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Born on December 21, 1930, in Amqui, Matapedia Valley, painter and sculptor Aristide Gagnon has been passionate about art ever since he was very young. After moving to Quebec City in 1948, he started to learn about painting. He attended the École des beaux-arts de Québec from 1952 to 1956, deepening his knowledge in painting, stained glass, enamelling and sculpture.
In 1958, Gagnon won the first Prix du Concours artistique de la Province de Québec (painting category), a prize that helped to launch his career. Since 1959, he has participated in a number of group and solo exhibitions across Canada, the United States and France.
Initiated into the art of stained glass by Olivier Ferland, a master glassmaker, the artist, during the 1960s, created several large-scale projects, notably the stained glass windows of the Oratoire Saint-Joseph de Montréal, following the designs of Marius Plamondon.
In 1963, Aristide Gagnon spent time in France. Since 1966, he has worked with encaustics, an ancient technique that incorporates beeswax. This unusual craft spurred him into using new techniques for applying colors onto a white base, lending pure, warm and transparent tones to his striking canvases.
In 1970, his interest in metal casting - especially bronze - intensified. Two years later, Gagnon started to cast bronze at his own foundry where he came up with the mixtures and alloys that turned him into something of a Quebec pioneer in this field. During the past 40 years, he manufactured at his workshop huge sculptures, statuettes, round bases, murals, medals, fountain sculptures and spheres, which make his fame. Aristide Gagnon was also instrumental in creating the very first fonderie d’Art du Québec, which is situated in Inverness.
A member of the Conseil de la sculpture du Québec and master in his field, Gagnon, in 2008, was named artist-in-residence of the Musée du Bronze d’Inverness, a museum dedicated to bronze that he helped develop.
An artist first and foremost and a self-taught sculptor, Aristide Gagnon has dedicated his life to creation, deriving inspiration from the beauty that he sees around him. To the artist, each project represents an internal adventure. What is important to him is “...to become emotionally involved in the work, to make new discoveries and to communicate them to the world …“.
Gagnon paints in a dynamic, spontaneous fashion - an approach that is also evident in his sculptures. His world is one of intriguing shapes and intense colors whose language is one of constant evolution, hovering between the figurative and the abstract. His works are found amongst numerous private and public collections in Canada, the United States and Europe.
A Dictionary of Canadian Artists, volumes 1-8 by Colin S. MacDonald, and volume 9 (online only), by Anne Newlands and Judith Parker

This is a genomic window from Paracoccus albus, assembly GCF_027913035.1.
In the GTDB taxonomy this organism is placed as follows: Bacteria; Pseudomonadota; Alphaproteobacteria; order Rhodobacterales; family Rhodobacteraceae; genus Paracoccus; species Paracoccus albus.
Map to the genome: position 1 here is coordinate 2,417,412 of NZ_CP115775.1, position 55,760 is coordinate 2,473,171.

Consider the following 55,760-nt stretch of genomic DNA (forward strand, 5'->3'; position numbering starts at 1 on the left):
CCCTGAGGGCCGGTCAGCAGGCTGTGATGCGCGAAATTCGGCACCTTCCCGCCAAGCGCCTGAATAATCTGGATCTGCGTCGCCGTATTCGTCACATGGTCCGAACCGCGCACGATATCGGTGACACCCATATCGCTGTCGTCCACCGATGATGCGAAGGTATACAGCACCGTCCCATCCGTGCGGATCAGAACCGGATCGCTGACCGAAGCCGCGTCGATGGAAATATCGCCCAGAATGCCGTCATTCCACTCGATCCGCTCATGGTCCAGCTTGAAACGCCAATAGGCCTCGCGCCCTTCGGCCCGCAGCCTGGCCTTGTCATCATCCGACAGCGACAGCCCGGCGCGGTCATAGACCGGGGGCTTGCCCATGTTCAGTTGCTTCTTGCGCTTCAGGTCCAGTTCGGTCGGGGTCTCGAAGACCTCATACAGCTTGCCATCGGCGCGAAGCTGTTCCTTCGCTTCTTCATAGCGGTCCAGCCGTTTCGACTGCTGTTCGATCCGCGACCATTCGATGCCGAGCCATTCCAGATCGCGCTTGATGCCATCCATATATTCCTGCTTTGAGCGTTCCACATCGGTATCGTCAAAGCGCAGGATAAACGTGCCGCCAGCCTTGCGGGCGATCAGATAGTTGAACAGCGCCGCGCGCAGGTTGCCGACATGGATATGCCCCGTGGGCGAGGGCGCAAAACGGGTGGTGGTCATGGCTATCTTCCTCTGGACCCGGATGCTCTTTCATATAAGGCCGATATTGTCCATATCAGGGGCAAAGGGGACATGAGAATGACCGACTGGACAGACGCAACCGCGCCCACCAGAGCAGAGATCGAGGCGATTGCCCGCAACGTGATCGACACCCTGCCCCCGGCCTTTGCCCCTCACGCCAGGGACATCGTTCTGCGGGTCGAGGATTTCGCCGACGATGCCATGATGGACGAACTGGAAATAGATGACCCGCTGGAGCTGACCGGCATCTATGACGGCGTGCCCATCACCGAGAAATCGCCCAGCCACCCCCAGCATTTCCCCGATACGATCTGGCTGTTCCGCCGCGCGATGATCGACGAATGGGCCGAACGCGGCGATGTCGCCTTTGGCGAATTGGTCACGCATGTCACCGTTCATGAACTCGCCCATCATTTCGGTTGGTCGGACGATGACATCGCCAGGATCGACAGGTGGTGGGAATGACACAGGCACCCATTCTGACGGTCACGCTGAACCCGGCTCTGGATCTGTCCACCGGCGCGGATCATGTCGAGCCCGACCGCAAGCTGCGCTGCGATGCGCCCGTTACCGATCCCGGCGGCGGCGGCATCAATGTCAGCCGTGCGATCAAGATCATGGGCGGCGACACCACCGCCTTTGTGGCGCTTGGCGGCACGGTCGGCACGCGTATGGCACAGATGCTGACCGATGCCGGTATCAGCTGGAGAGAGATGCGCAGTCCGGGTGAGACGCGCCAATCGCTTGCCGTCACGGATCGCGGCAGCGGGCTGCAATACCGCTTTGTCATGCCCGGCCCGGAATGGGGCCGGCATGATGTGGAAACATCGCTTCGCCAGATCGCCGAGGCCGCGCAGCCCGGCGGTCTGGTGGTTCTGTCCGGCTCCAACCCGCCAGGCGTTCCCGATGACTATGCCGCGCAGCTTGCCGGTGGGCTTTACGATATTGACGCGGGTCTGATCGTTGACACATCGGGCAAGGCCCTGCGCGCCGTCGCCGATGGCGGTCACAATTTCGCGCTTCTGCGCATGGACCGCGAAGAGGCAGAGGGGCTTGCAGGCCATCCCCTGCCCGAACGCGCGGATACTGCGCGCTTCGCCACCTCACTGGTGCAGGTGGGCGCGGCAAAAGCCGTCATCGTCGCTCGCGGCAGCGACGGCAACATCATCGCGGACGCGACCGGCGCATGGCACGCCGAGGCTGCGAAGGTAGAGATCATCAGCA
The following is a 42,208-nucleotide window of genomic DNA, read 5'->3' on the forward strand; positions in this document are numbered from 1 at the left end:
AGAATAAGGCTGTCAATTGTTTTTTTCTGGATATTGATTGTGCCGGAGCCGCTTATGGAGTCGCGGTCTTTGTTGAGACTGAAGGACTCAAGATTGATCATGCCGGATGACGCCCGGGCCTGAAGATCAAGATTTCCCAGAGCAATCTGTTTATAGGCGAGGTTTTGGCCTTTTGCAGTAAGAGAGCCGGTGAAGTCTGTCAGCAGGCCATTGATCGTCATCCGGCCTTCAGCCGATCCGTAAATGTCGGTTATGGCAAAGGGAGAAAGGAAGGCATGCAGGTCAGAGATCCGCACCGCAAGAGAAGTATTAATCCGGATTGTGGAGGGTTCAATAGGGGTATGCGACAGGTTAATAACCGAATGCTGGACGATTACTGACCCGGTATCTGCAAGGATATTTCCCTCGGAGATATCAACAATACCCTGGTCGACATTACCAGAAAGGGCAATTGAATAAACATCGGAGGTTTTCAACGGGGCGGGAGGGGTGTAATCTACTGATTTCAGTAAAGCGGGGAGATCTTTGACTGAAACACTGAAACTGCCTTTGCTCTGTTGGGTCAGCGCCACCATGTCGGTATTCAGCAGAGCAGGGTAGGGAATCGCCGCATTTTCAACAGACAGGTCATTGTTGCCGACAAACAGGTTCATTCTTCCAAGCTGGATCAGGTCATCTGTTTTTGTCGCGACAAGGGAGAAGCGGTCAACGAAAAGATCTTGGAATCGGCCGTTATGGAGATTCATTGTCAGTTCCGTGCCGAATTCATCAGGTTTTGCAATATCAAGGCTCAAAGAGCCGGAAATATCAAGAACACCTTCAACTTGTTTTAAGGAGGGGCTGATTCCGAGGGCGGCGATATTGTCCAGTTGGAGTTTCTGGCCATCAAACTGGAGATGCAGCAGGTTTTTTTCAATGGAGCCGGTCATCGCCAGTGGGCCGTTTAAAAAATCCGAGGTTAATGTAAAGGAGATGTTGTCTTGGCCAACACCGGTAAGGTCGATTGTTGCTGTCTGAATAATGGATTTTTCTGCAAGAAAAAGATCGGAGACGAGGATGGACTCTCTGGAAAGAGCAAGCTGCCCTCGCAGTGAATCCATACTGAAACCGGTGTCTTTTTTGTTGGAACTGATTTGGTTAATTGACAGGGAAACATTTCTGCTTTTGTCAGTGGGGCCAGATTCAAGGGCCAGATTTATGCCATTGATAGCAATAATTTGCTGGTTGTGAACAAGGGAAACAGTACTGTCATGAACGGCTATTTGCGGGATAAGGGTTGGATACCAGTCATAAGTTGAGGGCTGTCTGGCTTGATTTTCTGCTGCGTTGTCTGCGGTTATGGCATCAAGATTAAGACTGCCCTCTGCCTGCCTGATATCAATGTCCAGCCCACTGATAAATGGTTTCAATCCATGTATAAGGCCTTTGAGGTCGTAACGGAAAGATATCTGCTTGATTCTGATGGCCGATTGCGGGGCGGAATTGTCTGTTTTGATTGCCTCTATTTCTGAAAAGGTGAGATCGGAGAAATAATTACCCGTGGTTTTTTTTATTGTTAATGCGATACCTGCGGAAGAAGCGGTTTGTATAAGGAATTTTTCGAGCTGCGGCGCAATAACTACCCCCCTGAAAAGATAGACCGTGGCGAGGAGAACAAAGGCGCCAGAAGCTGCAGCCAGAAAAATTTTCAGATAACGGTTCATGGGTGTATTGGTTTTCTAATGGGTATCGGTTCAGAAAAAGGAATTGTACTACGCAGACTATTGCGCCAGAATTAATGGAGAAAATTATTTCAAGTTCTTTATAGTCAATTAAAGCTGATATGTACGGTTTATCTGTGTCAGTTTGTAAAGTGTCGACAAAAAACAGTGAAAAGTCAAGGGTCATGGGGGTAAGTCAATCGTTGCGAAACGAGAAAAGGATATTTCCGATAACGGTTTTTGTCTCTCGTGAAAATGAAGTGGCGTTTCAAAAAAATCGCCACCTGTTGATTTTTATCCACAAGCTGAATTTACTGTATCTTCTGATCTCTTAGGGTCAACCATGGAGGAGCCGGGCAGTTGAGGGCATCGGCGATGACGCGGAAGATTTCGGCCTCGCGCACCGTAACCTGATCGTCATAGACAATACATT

National Gallery of Canada / Musée des beaux-arts du Canada
____________Following is text from the entry of Dictionary of Canadian Artists, Volume 9, by Colin S. MacDonald
GAGNON, Aristide (Arist Gagnon)
Born in Amqui, Quebec, he studied by correspondence, courses on the arts and sciences of the world (1949-51) and subsequently attended the Ecole des Beaux-Arts, Quebec (1952-56) where he studied under Clement Pare, Jean-Paul Lemieux, Guy Paradis, Jean Soucy and Benoit East. (1)
He assisted Marius Plamondon in the making of stained glass windows for churches in and around Quebec City. (2) He also did a bit of sculpture and work with baked enamel on copper. He won a number of prizes in Quebec provincial competitions including awards for his enamel on copper work. (3)
In painting his subjects have included landscapes, portraiture, figure-painting, and abstracts. He held his first one man show in 1956 at the Montcalm Palace, Quebec City (4) and in 1959 held a solo show at the Cartier Gallery, Ottawa, when Carl Weiselberger (5) made these comments: ". . . No doubt the more than 40 exhibits of landscapes and figures reveal rather different stages of technique and achievement. But once you realize that the young painter has assembled paintings from different vintage years, the whole show falls into proper focus . . Almost from year to year his brush-stroke has become more sensitive, his composition more deliberate and vigorous. It is even powerful and almost monumental in such paintings as "stained-glass" outlines . . . . Gagnon's strength lies in his portraiture and figure-painting, his variously grouped Quebec school-girls, bathers, young women, fisherman, acrobats, or the romantic image of a gypsy."
Dorothy Pfeiffer (6) made these comments in 1964 when viewing Gagnon's work at l'Art Français in Montreal, "The majority of Gagnon's present paintings are created in mixed media, that of acriliques, pencil and wax. His approach is cool, impersonal and heightened by a medieval richness of satiny, luminous color and smoothly textural. Gagnon's art is profound. His large, frescoe-like paintings of nudes appear tinged with classical antiquity, although their blank faces rather put one off as may the enormous, round, dark eyes - he may have intended them to be described as 'fathomless' - of several of his portraits . . . ."
She went on to describe his abstracts as being luminous, having intense densities of receding space shot through with vivid flashes of turquoise, topaz, jade and lapis lazuli."
Arist Gagnon has also exhibited at the Galerie Zanettin, Quebec, 1961, 1962, and at the Pollock Gallery, Toronto, 1962. He lives in Quebec City.
1 National Gallery of Canada Information Form received Nov. 15, 1966
2 Ottawa Journal Thursday, Nov. 26, 1959 "Paintings Stand Out in Sea of Abstracts" by Richard Jackson of the Canadian Press
3 see 1
4 see 1
5 Ottawa Citizen Nov. 4, 1959 "Highly Talented Artist Traces His Development" by Carl Weiselberger
6 Montreal Gazette May 16, 1964 by Dorothy Pfeiffer
Submitted by Michel Parent
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